Scott Franklin of Lakeland had a memorable fourth day as a member of Congress. On Wednesday afternoon, he was forced to evacuate the House chamber when a pro-Trump mob breached the Capitol. Later that night and the following morning, he joined more than 100 fellow Republicans in voting to object to the Electoral College votes in Arizona and Pennsylvania. Both of those initiatives failed, and Joe Biden was declared the presidential winner at 3:41 a.m.
Franklin, who was sworn in Sunday to represent Florida’s 15th District in the House of Representatives, was in the House chamber Wednesday afternoon when a mob infiltrated while members debated the challenge to Arizona’s 11 electoral votes.
After the House members were forced to evacuate around 2:30 p.m., Franklin texted LkldNow correspondent Rick Rousos that he was OK: “All safe. The chamber was breached and we evacuated to a safe location.”
By 5:50 p.m., officials declared the Capitol secure, and at 6:15 Franklin issued a statement confirming he would follow though with his intention to challenge the electoral votes of several states. His statement:
“Today will go down as a very dark day in America’s history. Make no mistake, the violence demonstrated in the Capitol today is inexcusable and cannot be tolerated. It is un-American and counter to everything that has made our country a shining city on a hill for the past 244 years. We will not be goaded into any course of action under threat by anarchists.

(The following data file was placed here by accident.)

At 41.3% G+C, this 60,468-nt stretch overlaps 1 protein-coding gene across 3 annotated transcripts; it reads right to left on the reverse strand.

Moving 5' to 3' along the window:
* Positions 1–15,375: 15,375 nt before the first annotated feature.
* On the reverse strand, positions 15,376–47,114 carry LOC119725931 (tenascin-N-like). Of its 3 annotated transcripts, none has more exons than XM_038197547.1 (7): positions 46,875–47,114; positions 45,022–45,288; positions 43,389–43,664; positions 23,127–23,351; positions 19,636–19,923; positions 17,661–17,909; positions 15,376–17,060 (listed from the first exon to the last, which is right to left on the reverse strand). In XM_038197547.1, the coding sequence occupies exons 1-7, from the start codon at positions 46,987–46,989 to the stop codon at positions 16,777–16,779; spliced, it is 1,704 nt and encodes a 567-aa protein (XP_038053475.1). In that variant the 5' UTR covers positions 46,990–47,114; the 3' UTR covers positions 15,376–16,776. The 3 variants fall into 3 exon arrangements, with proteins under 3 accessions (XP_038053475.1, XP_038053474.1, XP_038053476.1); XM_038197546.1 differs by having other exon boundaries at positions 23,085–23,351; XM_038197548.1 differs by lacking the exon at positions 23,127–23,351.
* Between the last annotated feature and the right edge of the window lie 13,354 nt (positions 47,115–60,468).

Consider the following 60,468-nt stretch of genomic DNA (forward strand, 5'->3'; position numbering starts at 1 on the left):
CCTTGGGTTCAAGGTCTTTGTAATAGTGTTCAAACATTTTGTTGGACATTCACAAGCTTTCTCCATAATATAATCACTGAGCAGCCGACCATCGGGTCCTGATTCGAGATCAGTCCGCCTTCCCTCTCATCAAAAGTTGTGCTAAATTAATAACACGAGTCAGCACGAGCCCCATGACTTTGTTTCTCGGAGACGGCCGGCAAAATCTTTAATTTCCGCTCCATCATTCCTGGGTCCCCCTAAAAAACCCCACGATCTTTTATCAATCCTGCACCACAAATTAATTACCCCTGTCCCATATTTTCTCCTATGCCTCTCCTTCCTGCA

“That said, I have sworn an oath to defend the Constitution and will do so. I think Arizona, Georgia, Pennsylvania and Wisconsin have presented Electoral College slates that were elected illegally because they were not done in accordance with the laws enacted by their legislatures. It’s not within the scope of Congress’ authority to assess fraud or simply decree another slate of electors (nor should we), but it is our sworn duty to ensure the names presented to us were done so legally. That’s the basis of my objection and I stand by it, irrespective of who occupies the Oval Office.”
The House and Senate ended up voting on the challenges to the Arizona and Pennsylvania electors, and rejected both of them. There were no votes on the Georgia and Wisconsin electors. The bid to challenge the Georgia electors died when senators who had been expected to sign on to the objection withdrew their support following the afternoon violence.
On the Arizona challenge, Franklin joined 121 Republicans in objecting to the electors on Wednesday night. On Pennsylvania, he joined 138 Republicans objecting to the electors early this morning. The tallies were 303-121 on Arizona and 282-138 on Pennsylvania.
Both of Florida’s U.S. senators, Marco Rubio and Rick Scott, sided with the majority in a 93-6 vote to uphold the Arizona electors. They split on the Pennsylvania electors, with Rubio joining the 92-7 majority to reject the objection, and Scott voting to sustain the objection.
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